For a while, it was unclear whether Rockets general manager Daryl Morey would keep his job after tweeting support for Hong Kong protesters, who are trying to maintain and expand their freedom.
Eventually, NBA commissioner Adam Silver released a second statement that included:
However, the NBA will not put itself in a position of regulating what players, employees and team owners say or will not say on these issues. We simply could not operate that way.
Apparently, Silver issued that edict while facing even more pressure than we realized.
Silver, via Sean Gregory of TIME:
“We made clear that we were being asked to fire him, by the Chinese government, by the parties we dealt with, government and business,” Silver said. “We said there’s no chance that’s happening. There’s no chance we’ll even discipline him.”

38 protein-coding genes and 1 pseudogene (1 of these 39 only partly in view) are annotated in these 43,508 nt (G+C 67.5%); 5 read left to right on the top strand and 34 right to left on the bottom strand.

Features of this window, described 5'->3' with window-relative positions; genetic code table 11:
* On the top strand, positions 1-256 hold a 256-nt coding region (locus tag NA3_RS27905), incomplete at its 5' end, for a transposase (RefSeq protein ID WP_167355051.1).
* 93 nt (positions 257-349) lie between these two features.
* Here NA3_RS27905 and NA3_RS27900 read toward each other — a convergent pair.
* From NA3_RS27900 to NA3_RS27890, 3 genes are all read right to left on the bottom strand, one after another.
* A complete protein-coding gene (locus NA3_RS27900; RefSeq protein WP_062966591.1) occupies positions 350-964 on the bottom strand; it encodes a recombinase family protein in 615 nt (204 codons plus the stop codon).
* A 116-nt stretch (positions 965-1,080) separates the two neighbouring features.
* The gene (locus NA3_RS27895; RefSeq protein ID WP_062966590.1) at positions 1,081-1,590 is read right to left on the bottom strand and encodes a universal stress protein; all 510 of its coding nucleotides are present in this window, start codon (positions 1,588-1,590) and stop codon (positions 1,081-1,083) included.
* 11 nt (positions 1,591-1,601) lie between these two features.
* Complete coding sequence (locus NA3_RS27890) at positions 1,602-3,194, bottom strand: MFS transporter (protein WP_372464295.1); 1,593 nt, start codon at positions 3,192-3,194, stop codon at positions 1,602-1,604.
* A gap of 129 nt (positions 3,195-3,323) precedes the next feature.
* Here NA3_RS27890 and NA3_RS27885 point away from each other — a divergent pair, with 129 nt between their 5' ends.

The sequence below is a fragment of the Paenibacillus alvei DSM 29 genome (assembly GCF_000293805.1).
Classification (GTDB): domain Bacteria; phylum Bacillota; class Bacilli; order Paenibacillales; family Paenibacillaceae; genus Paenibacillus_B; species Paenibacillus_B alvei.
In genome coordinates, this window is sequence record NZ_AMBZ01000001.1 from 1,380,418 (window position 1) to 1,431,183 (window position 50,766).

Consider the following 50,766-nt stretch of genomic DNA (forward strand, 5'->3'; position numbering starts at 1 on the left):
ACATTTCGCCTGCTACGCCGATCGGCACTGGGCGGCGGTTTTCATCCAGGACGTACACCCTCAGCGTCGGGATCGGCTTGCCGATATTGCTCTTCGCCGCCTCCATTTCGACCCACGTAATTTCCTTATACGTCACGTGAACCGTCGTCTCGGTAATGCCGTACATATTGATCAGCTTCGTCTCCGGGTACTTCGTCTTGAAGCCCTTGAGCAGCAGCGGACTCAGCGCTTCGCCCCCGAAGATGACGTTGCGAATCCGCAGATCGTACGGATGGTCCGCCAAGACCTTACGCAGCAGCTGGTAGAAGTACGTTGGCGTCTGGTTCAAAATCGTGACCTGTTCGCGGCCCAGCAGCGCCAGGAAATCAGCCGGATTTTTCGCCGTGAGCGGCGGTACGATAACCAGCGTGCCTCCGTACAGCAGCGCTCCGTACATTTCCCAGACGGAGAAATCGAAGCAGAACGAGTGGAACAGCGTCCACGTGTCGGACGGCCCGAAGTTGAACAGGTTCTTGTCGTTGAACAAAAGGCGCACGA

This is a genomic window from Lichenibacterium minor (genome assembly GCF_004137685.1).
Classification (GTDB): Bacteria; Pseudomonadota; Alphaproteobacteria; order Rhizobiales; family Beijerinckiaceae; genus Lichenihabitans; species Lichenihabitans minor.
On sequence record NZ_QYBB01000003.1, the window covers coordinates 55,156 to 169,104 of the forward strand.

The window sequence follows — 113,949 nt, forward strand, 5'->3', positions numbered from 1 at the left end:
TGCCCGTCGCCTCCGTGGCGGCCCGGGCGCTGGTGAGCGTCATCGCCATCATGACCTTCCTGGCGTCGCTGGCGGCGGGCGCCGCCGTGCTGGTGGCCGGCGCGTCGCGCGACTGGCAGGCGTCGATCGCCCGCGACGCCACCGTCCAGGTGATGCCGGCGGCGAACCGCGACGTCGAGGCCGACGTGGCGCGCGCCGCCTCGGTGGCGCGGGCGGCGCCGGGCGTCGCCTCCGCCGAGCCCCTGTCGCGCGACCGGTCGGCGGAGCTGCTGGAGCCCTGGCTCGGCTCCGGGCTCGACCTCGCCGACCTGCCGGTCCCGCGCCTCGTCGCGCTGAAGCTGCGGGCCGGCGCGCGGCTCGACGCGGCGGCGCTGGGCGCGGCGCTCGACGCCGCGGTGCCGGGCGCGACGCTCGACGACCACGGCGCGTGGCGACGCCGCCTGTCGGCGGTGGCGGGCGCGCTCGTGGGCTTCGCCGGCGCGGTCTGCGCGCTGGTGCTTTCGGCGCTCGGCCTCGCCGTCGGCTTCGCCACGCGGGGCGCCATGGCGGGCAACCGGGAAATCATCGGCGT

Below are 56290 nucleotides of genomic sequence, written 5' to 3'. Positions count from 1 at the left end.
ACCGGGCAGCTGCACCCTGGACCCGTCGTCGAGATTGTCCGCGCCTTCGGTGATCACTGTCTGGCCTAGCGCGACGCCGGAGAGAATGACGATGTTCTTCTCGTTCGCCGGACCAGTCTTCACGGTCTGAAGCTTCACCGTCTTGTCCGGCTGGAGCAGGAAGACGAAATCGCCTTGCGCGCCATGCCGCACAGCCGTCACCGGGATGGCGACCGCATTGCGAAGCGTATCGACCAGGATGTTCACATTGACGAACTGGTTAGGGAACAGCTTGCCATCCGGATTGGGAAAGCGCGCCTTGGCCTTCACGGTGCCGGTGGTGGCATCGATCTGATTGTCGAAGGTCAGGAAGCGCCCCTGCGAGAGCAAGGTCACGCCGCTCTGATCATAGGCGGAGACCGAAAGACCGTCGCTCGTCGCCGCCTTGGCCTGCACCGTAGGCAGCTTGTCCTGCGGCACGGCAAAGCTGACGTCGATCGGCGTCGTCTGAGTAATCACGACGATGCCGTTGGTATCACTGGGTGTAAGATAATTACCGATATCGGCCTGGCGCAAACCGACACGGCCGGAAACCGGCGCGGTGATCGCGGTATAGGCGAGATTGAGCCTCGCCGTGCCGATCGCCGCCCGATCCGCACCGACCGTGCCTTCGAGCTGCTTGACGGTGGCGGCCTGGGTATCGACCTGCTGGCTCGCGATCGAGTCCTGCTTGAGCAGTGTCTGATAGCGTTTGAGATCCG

Silver said the league is “not only willing” to cope with losses of millions in revenues, “but we are. The losses have already been substantial. Our games are not back on the air in China as we speak, and we’ll see what happens next.”
“I don’t know where we go from here,” said Silver in his first U.S. interview about the league’s emerging conflict with China since he returned home from the country. “The financial consequences have been and may continue to be fairly dramatic.”
“I don’t know where we go from here” are scary words. There’s a lot of money to be made in China, and the NBA is a business.
That’s why the decision not to fire or discipline Morey – while commendable – goes only so far.
Many around the NBA fear the ongoing Chinese response. Nobody wants to further harm that economic relationship. Even Morey deleted and walked back his tweet.
This is a consequence of dealing with China. The NBA is still figuring out how to compromise its stated values with its clear financial interests.
At least the answer stopped short of punishing Morey.